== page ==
In addition, both Bailey and Klaric were named to the All-Horizon League first team and were joined by senior Kent Monas who was tabbed the Horizon League Player of the Year. Weir was honored as the Coach of the Year, the third time in the last four years he has won the award (2008, 2009, 2011).

CSU Women's Golf Closes Season By Finishing Fourth

At Horizon League Championships

Young Viking Lineup Comes Through With Strongest

Effort Of The Season

Fielding the youngest team in the Horizon League with three freshmen and two sophomores, the Cleveland State women's golf team finished fourth of seven teams at the 2011 Horizon League Championship at the par-73, 5,884-yard Mission Inn Resort from Friday through Sunday (April 22-24).

The Vikings 54-hole total of 1,004 (338-332-334) was just four shots behind third place Loyola. Butler won the title at 975, while Detroit was the runner-up at 983.

"I am so proud of the way this group worked all season and culminated at the league championship," head coach Steve Weir said. "I have never had a group of girls work as hard as this one and with three freshmen and two sophomores, I feel that we have a solid foundation for years to come in this program."

South High alumna Lisa Barber

Sophomore Ariel Sparrow paced the Vikings with a third place finish, carding a 54-hole total of 237 with rounds of 83, 80 and a final round career-low 74. It was the lowest final round by any player. Sparrow, last year's Horizon League Newcomer of the Year, earned a spot on the all-tournament team and was also selected to the all-league first team.

Sophomore Lisa Barber, who tied for 22nd at the league championship, joined Sparrow on the all-league first team.

By going "Stagg," Collinwood native

Cecil Shorts III just might find his way to

an NFL career but by doing so through

his own way and doing his own thing

April 26, 2011

By Norm Weber
Student/Athlete-Cleveland Editor

Norm’s Notebook

ALLIANCE – Simply by taking the independent route and going his own way, Collinwood native Cecil Shorts III will probably get picked in the NFL draft later this week despite the odds being heavily stacked against the type of path he took to get there.

Shorts III, who has some national championship rings for his fingers and has played in five national championship games for Mount Union. The NCAA Div. III title game known as the Stagg Bowl, which is not named so because no one is allowed to take a date to the game, but after another free thinker who was named Amos Alonzo Stagg.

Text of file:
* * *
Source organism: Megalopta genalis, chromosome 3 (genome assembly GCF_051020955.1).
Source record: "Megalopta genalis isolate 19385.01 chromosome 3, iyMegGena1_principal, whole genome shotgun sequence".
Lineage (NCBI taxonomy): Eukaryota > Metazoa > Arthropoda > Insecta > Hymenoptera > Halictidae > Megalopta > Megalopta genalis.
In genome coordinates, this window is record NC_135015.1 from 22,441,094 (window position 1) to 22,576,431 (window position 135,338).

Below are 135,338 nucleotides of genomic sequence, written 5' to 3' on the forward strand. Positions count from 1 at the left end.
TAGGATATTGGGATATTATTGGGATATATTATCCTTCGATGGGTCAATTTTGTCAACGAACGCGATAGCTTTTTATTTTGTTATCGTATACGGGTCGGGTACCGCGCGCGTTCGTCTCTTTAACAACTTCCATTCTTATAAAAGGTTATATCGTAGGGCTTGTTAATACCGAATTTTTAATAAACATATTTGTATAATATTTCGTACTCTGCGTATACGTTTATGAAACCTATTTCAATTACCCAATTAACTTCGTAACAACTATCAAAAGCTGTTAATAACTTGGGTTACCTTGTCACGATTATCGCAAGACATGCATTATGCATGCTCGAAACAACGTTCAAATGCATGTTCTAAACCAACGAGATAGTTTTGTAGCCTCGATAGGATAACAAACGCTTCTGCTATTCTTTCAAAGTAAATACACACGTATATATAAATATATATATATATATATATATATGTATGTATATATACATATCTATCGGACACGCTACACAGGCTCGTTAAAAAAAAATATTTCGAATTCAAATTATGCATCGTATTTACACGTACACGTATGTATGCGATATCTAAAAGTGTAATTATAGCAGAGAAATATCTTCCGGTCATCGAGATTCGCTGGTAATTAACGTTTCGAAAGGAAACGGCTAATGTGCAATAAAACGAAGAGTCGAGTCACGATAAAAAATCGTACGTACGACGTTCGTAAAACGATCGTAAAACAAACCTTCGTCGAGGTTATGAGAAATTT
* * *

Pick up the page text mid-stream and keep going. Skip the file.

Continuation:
Still, the naming fits Shorts III so perfectly since he did “do it Stagg” all along the way. Growing up in the city of Cleveland, Shorts III could have gone to any high school in the city he wished because they are all in the district that surrounds the perimeter of the city.

He could have chosen to go to one that has won the Senate Athletic League championship each year the past two decades and has made the state playoffs nearly two dozen times now, but Shorts was not about groupthink nor were his mentors.

Cecil Shorts III

Shorts III decided to go to the school in his Cleveland neighborhood of Collinwood, historically an area that housed many blue collar jobs in the first seven decades of the 20th century at the New York-Penn and Erie-Lackawanna railroads, GE, Coit Road’s Fisher Body plant and Tow Motors to name a few. Then came all these recessions ….

Shorts wound up going to Collinwood High, where Phil Gary was the coach in the early ‘00s and Cecil Shorts II held the top coaching reigns in the mid ‘00s. Although like any Senate coach, they had to bare the burden of passing along to their Student/Athletes that they could only play for second place, and not first, in their league, as neither of the two is a “yes man” nor adhere to groupthink of any kind.

Gary, now the baseball and football coach at Rhodes, takes each of his S/As on a case-by-case basis, treating them as individuals. Ever the psychologist, Gary has been known to sit with an S/A after a game for up to 45 minutes, letting the boy/young man talk it out when the S/A might be having a problem with his teammates not carrying their end of the load or how to bounce back after being ahead in a game for 47:52 only to lose in the last eight seconds of the game.